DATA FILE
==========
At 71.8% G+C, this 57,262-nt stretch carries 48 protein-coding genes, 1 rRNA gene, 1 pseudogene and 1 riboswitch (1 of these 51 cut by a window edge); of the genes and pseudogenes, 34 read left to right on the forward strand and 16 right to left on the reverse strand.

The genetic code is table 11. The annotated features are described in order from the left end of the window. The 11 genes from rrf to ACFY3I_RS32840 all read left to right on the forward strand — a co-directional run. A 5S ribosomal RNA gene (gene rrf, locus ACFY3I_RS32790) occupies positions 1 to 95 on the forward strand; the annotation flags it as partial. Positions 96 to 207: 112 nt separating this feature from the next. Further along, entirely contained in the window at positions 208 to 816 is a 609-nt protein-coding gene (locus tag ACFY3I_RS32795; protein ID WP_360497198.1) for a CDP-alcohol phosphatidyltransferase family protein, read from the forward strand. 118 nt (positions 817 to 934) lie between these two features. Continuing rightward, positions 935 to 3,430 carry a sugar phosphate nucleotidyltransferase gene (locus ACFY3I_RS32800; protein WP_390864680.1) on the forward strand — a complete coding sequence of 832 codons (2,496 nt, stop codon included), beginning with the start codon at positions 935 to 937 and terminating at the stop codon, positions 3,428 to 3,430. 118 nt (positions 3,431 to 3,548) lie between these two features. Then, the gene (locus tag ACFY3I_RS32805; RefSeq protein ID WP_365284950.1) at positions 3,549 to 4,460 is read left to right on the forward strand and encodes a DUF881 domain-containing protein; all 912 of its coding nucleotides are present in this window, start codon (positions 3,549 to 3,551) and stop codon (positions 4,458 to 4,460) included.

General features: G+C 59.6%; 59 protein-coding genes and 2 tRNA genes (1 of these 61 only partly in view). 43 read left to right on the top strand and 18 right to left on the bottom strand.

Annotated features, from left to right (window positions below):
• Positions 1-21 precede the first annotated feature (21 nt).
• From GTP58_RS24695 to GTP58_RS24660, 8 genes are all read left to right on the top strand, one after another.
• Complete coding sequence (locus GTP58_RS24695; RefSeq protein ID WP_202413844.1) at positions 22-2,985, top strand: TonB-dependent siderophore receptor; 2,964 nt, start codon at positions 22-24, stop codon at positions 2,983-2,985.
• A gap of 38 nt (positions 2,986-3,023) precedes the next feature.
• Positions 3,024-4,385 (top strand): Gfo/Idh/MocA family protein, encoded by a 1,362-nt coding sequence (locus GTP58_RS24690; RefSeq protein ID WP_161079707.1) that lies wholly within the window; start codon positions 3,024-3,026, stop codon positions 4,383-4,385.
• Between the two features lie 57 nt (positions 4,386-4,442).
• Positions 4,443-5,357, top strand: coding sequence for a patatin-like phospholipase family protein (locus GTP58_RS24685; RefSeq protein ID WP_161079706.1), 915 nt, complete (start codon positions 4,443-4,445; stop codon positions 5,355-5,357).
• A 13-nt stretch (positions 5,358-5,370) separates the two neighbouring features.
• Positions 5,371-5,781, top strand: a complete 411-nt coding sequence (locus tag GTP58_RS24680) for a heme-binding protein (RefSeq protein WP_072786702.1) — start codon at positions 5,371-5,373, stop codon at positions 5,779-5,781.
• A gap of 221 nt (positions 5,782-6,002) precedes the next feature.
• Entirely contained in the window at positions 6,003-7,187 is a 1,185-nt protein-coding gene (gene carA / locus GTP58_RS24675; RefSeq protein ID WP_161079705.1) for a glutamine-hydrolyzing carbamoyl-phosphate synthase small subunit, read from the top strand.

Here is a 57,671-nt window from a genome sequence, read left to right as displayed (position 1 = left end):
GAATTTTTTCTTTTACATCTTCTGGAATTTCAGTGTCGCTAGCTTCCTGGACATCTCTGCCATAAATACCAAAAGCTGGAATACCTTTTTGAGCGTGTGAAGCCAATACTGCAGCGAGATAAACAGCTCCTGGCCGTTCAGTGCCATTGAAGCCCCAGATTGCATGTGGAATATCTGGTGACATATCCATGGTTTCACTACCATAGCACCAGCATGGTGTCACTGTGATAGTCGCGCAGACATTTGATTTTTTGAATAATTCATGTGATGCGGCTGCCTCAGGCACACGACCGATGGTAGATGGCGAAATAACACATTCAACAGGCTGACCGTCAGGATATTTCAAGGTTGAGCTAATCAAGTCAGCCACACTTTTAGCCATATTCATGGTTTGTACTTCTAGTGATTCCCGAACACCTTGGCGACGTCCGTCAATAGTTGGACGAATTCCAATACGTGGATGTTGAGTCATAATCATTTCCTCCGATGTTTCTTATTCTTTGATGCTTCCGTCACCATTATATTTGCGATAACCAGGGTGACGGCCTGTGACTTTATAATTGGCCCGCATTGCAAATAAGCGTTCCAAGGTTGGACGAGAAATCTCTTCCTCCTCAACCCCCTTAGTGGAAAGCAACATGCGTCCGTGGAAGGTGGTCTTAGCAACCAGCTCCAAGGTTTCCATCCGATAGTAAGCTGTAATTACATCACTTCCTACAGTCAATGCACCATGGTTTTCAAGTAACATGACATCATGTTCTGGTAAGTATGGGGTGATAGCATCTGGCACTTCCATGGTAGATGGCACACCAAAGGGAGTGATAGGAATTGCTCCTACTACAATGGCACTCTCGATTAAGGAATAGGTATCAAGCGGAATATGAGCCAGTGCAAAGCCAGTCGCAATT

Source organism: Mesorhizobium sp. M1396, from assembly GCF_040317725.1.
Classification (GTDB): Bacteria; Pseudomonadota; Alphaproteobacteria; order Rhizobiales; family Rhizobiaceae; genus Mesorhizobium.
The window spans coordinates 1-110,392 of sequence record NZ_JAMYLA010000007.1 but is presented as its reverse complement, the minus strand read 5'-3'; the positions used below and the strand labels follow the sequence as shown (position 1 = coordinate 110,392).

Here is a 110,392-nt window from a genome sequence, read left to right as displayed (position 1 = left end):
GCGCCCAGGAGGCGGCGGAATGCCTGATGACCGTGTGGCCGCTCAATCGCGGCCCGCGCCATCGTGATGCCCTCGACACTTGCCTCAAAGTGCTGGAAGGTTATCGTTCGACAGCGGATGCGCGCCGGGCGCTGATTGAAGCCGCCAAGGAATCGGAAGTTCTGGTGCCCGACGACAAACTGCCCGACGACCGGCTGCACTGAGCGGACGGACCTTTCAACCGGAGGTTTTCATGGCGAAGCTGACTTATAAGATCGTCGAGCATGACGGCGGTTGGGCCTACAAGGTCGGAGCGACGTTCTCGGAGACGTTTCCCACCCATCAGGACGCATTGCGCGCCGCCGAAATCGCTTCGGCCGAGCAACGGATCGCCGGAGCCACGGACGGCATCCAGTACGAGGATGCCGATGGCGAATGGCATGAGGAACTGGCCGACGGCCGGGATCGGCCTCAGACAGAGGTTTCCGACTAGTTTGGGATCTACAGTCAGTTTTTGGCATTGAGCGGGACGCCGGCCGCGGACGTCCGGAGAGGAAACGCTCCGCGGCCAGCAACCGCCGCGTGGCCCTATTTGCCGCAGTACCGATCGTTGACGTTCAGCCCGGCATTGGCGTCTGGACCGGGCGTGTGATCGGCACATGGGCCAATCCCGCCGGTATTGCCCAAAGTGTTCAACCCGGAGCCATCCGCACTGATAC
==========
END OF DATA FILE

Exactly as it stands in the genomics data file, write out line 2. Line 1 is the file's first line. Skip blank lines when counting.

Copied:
The genetic code is table 11. The annotated features are described in order from the left end of the window. The 11 genes from rrf to ACFY3I_RS32840 all read left to right on the forward strand — a co-directional run. A 5S ribosomal RNA gene (gene rrf, locus ACFY3I_RS32790) occupies positions 1 to 95 on the forward strand; the annotation flags it as partial. Positions 96 to 207: 112 nt separating this feature from the next. Further along, entirely contained in the window at positions 208 to 816 is a 609-nt protein-coding gene (locus tag ACFY3I_RS32795; protein ID WP_360497198.1) for a CDP-alcohol phosphatidyltransferase family protein, read from the forward strand. 118 nt (positions 817 to 934) lie between these two features. Continuing rightward, positions 935 to 3,430 carry a sugar phosphate nucleotidyltransferase gene (locus ACFY3I_RS32800; protein WP_390864680.1) on the forward strand — a complete coding sequence of 832 codons (2,496 nt, stop codon included), beginning with the start codon at positions 935 to 937 and terminating at the stop codon, positions 3,428 to 3,430. 118 nt (positions 3,431 to 3,548) lie between these two features. Then, the gene (locus tag ACFY3I_RS32805; RefSeq protein ID WP_365284950.1) at positions 3,549 to 4,460 is read left to right on the forward strand and encodes a DUF881 domain-containing protein; all 912 of its coding nucleotides are present in this window, start codon (positions 3,549 to 3,551) and stop codon (positions 4,458 to 4,460) included.